Blockade of pancreatic islet-derived ghrelin enhances insulin secretion to prevent high-fat diet-induced glucose intolerance.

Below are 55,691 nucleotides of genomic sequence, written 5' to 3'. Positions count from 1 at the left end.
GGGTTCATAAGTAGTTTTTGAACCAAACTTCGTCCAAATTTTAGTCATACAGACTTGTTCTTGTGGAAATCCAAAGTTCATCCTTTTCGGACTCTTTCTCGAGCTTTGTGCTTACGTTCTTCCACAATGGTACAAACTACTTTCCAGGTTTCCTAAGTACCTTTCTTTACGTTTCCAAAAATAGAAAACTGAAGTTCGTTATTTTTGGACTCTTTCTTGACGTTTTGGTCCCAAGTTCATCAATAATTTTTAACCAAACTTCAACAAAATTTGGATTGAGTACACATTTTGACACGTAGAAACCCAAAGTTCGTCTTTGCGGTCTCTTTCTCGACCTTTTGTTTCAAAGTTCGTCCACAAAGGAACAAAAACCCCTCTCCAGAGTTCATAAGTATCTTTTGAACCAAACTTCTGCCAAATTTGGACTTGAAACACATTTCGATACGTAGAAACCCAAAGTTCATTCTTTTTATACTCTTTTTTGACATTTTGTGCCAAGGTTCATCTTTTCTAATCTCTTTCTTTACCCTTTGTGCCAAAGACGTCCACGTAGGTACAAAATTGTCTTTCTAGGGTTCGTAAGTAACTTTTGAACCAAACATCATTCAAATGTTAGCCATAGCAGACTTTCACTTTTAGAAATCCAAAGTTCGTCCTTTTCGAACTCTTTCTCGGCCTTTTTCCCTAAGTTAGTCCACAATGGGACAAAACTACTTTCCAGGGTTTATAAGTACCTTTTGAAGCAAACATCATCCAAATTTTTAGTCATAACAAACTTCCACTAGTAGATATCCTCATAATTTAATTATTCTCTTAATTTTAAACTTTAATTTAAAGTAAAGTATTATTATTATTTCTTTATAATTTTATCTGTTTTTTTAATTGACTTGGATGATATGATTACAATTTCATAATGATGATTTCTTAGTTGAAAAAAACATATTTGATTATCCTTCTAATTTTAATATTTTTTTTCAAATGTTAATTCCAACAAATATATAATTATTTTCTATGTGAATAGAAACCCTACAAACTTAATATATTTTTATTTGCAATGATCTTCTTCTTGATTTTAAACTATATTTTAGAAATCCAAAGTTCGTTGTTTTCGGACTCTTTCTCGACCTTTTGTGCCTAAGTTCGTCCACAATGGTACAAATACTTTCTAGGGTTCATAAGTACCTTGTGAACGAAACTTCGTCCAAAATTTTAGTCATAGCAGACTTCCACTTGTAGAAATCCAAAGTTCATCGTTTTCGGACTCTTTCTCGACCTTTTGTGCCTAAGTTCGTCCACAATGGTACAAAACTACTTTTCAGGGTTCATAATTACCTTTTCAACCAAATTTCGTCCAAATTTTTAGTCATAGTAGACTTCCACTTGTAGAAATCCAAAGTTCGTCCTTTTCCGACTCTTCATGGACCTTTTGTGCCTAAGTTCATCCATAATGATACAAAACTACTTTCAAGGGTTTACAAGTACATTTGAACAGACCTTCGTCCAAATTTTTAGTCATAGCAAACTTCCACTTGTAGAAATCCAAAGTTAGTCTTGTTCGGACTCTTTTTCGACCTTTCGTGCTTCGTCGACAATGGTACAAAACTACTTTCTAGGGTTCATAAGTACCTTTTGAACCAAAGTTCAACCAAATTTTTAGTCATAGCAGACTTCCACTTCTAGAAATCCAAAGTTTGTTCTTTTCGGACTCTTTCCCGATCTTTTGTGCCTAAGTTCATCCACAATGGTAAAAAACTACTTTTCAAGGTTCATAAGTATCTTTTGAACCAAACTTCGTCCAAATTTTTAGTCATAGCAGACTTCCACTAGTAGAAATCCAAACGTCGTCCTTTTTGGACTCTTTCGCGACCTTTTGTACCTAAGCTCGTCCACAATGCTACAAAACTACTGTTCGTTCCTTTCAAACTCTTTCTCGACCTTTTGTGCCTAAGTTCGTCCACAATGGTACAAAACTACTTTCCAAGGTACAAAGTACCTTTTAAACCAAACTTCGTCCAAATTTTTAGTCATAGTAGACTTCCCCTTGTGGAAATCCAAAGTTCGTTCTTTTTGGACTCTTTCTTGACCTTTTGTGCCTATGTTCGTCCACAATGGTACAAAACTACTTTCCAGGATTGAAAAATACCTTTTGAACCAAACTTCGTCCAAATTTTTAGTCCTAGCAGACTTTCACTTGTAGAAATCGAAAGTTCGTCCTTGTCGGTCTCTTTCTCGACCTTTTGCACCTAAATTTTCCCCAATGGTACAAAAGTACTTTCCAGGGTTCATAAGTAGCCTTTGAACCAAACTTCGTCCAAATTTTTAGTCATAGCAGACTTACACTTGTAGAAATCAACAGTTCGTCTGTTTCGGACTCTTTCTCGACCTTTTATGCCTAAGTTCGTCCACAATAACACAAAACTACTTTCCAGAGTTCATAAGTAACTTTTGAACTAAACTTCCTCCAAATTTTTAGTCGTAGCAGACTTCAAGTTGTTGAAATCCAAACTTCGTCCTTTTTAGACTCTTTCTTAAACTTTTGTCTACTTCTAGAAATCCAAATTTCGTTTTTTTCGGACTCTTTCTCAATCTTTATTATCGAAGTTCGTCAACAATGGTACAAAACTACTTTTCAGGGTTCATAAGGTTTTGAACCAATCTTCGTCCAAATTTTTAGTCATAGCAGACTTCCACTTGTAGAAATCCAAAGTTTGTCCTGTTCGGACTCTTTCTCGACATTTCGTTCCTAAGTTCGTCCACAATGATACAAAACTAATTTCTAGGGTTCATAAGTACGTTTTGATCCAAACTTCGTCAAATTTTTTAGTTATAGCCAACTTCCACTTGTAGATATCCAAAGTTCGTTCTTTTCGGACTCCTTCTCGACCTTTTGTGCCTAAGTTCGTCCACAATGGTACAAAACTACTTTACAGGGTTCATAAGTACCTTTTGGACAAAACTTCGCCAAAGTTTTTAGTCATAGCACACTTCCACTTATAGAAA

The gastric hormone ghrelin and its receptor, growth hormone secretagogue receptor (GHSR), are expressed in pancreas. Here, we report that ghrelin is released from pancreatic islets to regulate glucose-induced insulin release. Plasma concentrations of ghrelin, as well as insulin, were higher in pancreatic veins than in arteries. GHSR antagonist and immunoneutralization of endogenous ghrelin enhanced glucose-induced insulin release from perfused pancreas, whereas exogenous ghrelin suppressed it. GHSR antagonist increased plasma insulin levels in gastrectomized and normal rats to a similar extent. Ghrelin knockout mice displayed enhanced glucose-induced insulin release from isolated islets, whereas islet density, size, insulin content, and insulin mRNA levels were unaltered. Glucose tolerance tests (GTTs) in ghrelin knockout mice showed increased insulin and decreased glucose responses. Treatment with high-fat diet produced glucose intolerance in GTTs in wild-type mice. In ghrelin knockout mice, the high-fat diet-induced glucose intolerance was largely prevented, whereas insulin responses to GTTs were markedly enhanced. These findings demonstrate that ghrelin originating from pancreatic islets is a physiological regulator of glucose-induced insulin release. Antagonism of the ghrelin function can enhance insulin release to meet increased demand for insulin in high-fat diet-induced obesity and thereby normalize glycemic control, which may provide a potential therapeutic application to counteract the progression of type 2 diabetes.
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